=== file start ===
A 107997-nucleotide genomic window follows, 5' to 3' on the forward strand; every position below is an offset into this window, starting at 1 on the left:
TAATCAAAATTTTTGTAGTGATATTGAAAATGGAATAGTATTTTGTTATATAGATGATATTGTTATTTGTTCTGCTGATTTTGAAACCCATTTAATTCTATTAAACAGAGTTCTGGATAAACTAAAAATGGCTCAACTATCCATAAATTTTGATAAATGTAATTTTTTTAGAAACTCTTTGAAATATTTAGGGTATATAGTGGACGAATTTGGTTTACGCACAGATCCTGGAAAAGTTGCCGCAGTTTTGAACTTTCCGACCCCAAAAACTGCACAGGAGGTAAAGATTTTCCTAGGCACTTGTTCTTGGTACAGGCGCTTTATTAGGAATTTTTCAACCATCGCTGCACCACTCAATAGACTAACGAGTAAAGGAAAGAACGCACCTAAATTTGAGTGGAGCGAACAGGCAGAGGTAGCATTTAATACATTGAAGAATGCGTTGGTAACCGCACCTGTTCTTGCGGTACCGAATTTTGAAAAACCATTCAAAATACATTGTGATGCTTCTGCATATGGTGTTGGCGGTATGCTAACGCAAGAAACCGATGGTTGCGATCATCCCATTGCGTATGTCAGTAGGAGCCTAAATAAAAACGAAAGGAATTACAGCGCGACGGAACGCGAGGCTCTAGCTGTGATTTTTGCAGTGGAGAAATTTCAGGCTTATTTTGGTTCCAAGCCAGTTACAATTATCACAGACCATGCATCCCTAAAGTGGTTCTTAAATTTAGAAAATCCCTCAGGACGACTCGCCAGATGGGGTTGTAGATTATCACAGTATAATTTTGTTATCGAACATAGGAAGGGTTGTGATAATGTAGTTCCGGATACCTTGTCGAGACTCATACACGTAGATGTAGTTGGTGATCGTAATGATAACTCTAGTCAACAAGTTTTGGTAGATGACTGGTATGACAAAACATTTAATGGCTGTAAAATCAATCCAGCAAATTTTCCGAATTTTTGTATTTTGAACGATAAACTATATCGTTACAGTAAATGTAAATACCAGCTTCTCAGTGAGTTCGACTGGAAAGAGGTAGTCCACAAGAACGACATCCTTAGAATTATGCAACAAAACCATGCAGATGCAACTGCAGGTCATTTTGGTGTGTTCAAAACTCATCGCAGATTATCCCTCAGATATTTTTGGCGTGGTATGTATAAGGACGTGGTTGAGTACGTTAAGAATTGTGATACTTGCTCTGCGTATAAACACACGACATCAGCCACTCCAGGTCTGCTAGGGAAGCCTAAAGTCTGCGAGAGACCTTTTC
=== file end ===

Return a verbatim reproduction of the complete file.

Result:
A 107997-nucleotide genomic window follows, 5' to 3' on the forward strand; every position below is an offset into this window, starting at 1 on the left:
TAATCAAAATTTTTGTAGTGATATTGAAAATGGAATAGTATTTTGTTATATAGATGATATTGTTATTTGTTCTGCTGATTTTGAAACCCATTTAATTCTATTAAACAGAGTTCTGGATAAACTAAAAATGGCTCAACTATCCATAAATTTTGATAAATGTAATTTTTTTAGAAACTCTTTGAAATATTTAGGGTATATAGTGGACGAATTTGGTTTACGCACAGATCCTGGAAAAGTTGCCGCAGTTTTGAACTTTCCGACCCCAAAAACTGCACAGGAGGTAAAGATTTTCCTAGGCACTTGTTCTTGGTACAGGCGCTTTATTAGGAATTTTTCAACCATCGCTGCACCACTCAATAGACTAACGAGTAAAGGAAAGAACGCACCTAAATTTGAGTGGAGCGAACAGGCAGAGGTAGCATTTAATACATTGAAGAATGCGTTGGTAACCGCACCTGTTCTTGCGGTACCGAATTTTGAAAAACCATTCAAAATACATTGTGATGCTTCTGCATATGGTGTTGGCGGTATGCTAACGCAAGAAACCGATGGTTGCGATCATCCCATTGCGTATGTCAGTAGGAGCCTAAATAAAAACGAAAGGAATTACAGCGCGACGGAACGCGAGGCTCTAGCTGTGATTTTTGCAGTGGAGAAATTTCAGGCTTATTTTGGTTCCAAGCCAGTTACAATTATCACAGACCATGCATCCCTAAAGTGGTTCTTAAATTTAGAAAATCCCTCAGGACGACTCGCCAGATGGGGTTGTAGATTATCACAGTATAATTTTGTTATCGAACATAGGAAGGGTTGTGATAATGTAGTTCCGGATACCTTGTCGAGACTCATACACGTAGATGTAGTTGGTGATCGTAATGATAACTCTAGTCAACAAGTTTTGGTAGATGACTGGTATGACAAAACATTTAATGGCTGTAAAATCAATCCAGCAAATTTTCCGAATTTTTGTATTTTGAACGATAAACTATATCGTTACAGTAAATGTAAATACCAGCTTCTCAGTGAGTTCGACTGGAAAGAGGTAGTCCACAAGAACGACATCCTTAGAATTATGCAACAAAACCATGCAGATGCAACTGCAGGTCATTTTGGTGTGTTCAAAACTCATCGCAGATTATCCCTCAGATATTTTTGGCGTGGTATGTATAAGGACGTGGTTGAGTACGTTAAGAATTGTGATACTTGCTCTGCGTATAAACACACGACATCAGCCACTCCAGGTCTGCTAGGGAAGCCTAAAGTCTGCGAGAGACCTTTTC